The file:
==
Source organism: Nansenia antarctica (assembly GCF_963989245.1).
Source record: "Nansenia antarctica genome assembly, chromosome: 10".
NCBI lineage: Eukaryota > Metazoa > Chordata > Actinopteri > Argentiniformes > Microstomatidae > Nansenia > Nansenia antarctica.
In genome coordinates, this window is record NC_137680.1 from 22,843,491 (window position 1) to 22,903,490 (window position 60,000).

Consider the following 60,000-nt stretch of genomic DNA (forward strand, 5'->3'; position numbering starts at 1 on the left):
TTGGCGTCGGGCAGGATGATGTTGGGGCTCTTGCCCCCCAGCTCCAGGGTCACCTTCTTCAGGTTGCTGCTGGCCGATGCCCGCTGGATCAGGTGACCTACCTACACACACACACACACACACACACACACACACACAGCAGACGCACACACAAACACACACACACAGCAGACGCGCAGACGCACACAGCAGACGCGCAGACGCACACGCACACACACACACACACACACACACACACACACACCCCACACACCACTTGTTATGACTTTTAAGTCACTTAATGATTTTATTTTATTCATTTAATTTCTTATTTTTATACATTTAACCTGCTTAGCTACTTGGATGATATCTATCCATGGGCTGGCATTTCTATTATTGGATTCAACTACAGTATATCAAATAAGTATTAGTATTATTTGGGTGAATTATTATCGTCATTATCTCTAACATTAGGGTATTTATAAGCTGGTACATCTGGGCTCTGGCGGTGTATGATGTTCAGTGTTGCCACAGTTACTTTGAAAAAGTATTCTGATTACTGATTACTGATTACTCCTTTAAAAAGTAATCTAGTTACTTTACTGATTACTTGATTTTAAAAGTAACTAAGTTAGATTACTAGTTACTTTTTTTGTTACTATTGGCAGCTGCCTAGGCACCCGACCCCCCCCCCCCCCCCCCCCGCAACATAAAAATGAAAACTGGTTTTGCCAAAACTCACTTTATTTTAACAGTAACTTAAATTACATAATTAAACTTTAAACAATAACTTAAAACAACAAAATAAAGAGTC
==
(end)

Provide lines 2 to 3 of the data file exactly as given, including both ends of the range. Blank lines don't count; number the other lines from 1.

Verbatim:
Source record: "Nansenia antarctica genome assembly, chromosome: 10".
NCBI lineage: Eukaryota > Metazoa > Chordata > Actinopteri > Argentiniformes > Microstomatidae > Nansenia > Nansenia antarctica.